Polenta, cornmeal and a lovely pita with tikva

I have been asked many times for cornmeal recipes and what to do with what has been made!

I love polenta (cicvera) and was treated to  the very comforting and tasty salt cod and polenta dish,  Baccala from Venice whilst there, last week. It was something I would often have as a child during fasting periods and have a need for it in the early months of a new year, even now. I use the cornmeal  to coat the fish – be it cod or sprats and bake.

I am no expert in the making of  polenta. It requires patience, stirring and wishful thinking, that, after all the time and effort and a sore elbow – you have an end product you can eat. Over the years I have tried, failed and at times, thrown not just the sturdy yellow mixture in the bin, but also the pan it was made in. Believe me, not even the chickens would touch it!

So I use cornmeal in other ways, and enjoy other people’s perfect polenta when I can.

A big favourite dish of mine at this time of year is Pita sa Tikva. Again it requires some elbow grease, but is scrummy. I prefer it to gibanica, especially when eaten cold.

First – go in search of a good-sized marrow, or if you are growing courgettes, let one become a marrow.

Filo pastry  – greek style is best (or look up my gibanica recipe on this blog)

Cottage cheese or feta – depending on how sour you like to go


A couple of eggs (not necessary)

Olive oil

Go to work on the marrow and get all the flesh from it. Then grate the flesh. Add salt,

Put the grated marrow in a sieve with a heavy weight on top and leave for about an hour. Let the bitter water seep out.

Then put the grated marrow in to a bowl and add the cheese (however much you like).

Add some course or medium cornmeal and stir with a big spoon.

Crack the eggs, beat them and add to the mixture.

Add more cornmeal if the mixture seems a bit runny.

Lay out the filo (2 sheets together) and blob the marrow mixture across. Roll to form a sausage shape and place in your baking dish. Repeat until all the mixture has been used.

Pop in the oven and bake for around 45 minutes (covered) on 160C and 10 minutes with the cover off. Eat when cool  – or hot!

Marrow Green Bush 3 - Smallpak

On making polenta

What the chuff is cornmeal and polenta

Magdalena Carmen Frieda Kahlo y Calderón

Happy birthday Frida Kahlo!

Elisha Gabriel


‘The great hider-away’

I have wanted to write a little bit about Frida for some time, why she and her art are important to me, and perhaps lots of people.

I think I can recall when I first saw Frida’s work and images of her, I was around thirteen years old.  There was something about her that felt very familiar – her dress style, her moustache, her braided hair and flowers.

I love that she embraced her culture through her sense of dressing, of looking. She carried it off, it was all hers.

She was Mexican, I could relate to this too. Colour, brass bands, violence, cuisine, religion blending pagan and christian, ritual – there were similarities. She straddled tradition and modernity blended with surrealism and dreams – something that I love  – the crossing over, merging, creating something frighteningly new out of an old world.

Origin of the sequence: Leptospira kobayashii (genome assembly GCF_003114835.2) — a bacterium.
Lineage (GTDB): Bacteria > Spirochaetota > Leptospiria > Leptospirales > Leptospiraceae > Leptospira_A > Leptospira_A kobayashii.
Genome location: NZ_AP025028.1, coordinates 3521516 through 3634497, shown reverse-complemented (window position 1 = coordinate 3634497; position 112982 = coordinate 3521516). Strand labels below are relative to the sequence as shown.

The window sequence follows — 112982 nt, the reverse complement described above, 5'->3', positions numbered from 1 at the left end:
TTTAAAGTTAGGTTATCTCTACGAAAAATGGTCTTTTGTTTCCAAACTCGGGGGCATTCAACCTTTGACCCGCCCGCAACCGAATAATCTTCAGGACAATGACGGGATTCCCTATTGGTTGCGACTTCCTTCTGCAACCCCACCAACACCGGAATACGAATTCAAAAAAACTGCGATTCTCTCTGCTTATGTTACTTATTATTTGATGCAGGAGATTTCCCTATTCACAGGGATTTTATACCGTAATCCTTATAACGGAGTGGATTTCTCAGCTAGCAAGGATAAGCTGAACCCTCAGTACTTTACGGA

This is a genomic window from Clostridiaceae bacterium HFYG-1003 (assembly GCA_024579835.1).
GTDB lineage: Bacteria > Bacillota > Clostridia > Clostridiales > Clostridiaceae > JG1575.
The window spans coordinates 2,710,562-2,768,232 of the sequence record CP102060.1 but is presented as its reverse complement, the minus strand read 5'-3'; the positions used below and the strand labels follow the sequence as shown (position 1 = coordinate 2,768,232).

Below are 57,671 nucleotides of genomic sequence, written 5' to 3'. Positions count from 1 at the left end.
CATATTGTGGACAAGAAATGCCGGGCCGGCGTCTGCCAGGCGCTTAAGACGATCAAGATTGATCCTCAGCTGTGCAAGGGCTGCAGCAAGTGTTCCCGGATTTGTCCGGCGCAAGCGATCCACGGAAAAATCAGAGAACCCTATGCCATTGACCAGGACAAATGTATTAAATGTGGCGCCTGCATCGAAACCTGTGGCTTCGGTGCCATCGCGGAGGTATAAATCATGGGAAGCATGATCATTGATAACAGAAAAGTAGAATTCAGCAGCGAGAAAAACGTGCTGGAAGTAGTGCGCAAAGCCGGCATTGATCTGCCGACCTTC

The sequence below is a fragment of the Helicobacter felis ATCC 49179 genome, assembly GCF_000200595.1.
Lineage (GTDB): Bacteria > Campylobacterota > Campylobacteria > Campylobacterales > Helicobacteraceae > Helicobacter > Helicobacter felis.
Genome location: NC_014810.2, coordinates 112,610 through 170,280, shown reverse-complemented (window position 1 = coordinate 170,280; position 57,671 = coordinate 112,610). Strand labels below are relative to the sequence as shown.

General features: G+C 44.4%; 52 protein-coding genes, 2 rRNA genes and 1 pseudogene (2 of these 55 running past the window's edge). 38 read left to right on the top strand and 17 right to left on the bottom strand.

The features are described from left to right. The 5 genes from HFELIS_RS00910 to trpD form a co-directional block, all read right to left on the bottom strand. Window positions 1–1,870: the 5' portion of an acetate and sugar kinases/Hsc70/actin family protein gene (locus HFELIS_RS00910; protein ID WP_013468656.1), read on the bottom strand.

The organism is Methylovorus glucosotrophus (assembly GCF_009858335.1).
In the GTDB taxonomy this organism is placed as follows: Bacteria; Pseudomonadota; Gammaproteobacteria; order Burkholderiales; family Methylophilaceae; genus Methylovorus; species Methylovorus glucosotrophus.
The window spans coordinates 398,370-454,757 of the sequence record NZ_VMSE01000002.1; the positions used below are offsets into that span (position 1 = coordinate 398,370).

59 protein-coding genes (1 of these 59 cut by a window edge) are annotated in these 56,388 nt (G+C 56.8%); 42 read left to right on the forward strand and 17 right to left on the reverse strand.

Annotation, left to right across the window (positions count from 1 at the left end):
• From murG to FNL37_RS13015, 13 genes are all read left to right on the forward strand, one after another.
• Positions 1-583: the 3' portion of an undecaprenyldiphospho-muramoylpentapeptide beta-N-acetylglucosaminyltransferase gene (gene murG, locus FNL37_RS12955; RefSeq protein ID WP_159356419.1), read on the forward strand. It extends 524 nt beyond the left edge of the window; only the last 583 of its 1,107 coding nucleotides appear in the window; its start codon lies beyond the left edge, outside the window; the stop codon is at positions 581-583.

Frida also depicted her…

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Coming full-circle

It was always a special place to me. Somewhere I went as a young person, to walk and take in the atmosphere.

But they say there’s trouble in t’mill. It’s all to do with tradition versus modernity.

We can have both, can’t we. I like the Chinese interpretation in characters of passages from the Bronte novels.

The Parsonage itself is set in time. It exudes calmness and serenity.

Let me close the door she said so you can take a picture, it looks better. But you can’t take photos inside.

Artefacts and history sit in glass cabinets. Boards tell the story of each room.

The blues and greens of walls, stone floors and stairs, gentle curling banister and long case windows all remind me of a house I once lived in, in the same village.

But the real story wasn’t written on the walls. The one of disease – cholera, typhoid and tb. The life of the mill workers, the murky water which Mr Bronte fought to have cleaned for over a decade.

A graveyard full of children and young people. The Brontes faired well and lived longer because they had their own well. But they were blighted by a family illness – incurable.

Just 200 years ago, the process of the beginning of industrialisation was beginning on the Pennine ridge. This was not a romantic place.

Yet during that time, three sisters wrote stories which are  part of us today. Not just locally, nationally – but internationally too.

Everyone has found a way to fall in love with a Bronte tale. Women who wrote under male pseudonyms didn’t fool us for long.

So what’s stirring. Why the conflict. We can have both tradition and modernity.

I looked around and came away with a copy of Jane Eyre. I’m sending it to a friend in Europe with a letter. The old-fashioned way. I’ve sent her an email to say that it’s on its way.

Here’s my modern slant on the Parsonage and the Brontes:

The Parsonage – Kazumi (beautiful peace)

Emily Bronte – Akira (clear and intelligent)

Charlotte Bronte – Naoki (tree of truth)

Anne Bronte – Hisao (story of life)

I’d like to move back one day – I’m not far at the moment – just down the road. But I feel the need to walk the walks every morning and to have my muse, Charlotte, near by. Oh, and the crows of course. To finish my writing and editing on cobbled streets. To come full circle.